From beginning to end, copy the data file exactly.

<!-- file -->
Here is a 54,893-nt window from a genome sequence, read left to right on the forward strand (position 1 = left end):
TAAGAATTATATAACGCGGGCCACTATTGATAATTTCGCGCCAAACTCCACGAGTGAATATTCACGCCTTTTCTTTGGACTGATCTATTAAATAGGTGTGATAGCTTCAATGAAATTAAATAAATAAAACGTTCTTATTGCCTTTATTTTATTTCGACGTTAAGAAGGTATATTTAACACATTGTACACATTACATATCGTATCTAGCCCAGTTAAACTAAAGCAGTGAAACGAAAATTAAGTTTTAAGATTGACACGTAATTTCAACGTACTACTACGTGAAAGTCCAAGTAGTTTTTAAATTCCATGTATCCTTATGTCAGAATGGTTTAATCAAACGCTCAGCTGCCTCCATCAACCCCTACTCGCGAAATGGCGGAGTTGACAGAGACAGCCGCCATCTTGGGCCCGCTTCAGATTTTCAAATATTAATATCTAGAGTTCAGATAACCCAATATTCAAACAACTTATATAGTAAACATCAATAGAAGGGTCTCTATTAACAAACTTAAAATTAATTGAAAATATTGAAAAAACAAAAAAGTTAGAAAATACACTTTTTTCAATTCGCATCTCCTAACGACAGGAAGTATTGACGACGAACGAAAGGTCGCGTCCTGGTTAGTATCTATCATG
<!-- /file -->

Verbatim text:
Here is a 54,893-nt window from a genome sequence, read left to right on the forward strand (position 1 = left end):
TAAGAATTATATAACGCGGGCCACTATTGATAATTTCGCGCCAAACTCCACGAGTGAATATTCACGCCTTTTCTTTGGACTGATCTATTAAATAGGTGTGATAGCTTCAATGAAATTAAATAAATAAAACGTTCTTATTGCCTTTATTTTATTTCGACGTTAAGAAGGTATATTTAACACATTGTACACATTACATATCGTATCTAGCCCAGTTAAACTAAAGCAGTGAAACGAAAATTAAGTTTTAAGATTGACACGTAATTTCAACGTACTACTACGTGAAAGTCCAAGTAGTTTTTAAATTCCATGTATCCTTATGTCAGAATGGTTTAATCAAACGCTCAGCTGCCTCCATCAACCCCTACTCGCGAAATGGCGGAGTTGACAGAGACAGCCGCCATCTTGGGCCCGCTTCAGATTTTCAAATATTAATATCTAGAGTTCAGATAACCCAATATTCAAACAACTTATATAGTAAACATCAATAGAAGGGTCTCTATTAACAAACTTAAAATTAATTGAAAATATTGAAAAAACAAAAAAGTTAGAAAATACACTTTTTTCAATTCGCATCTCCTAACGACAGGAAGTATTGACGACGAACGAAAGGTCGCGTCCTGGTTAGTATCTATCATG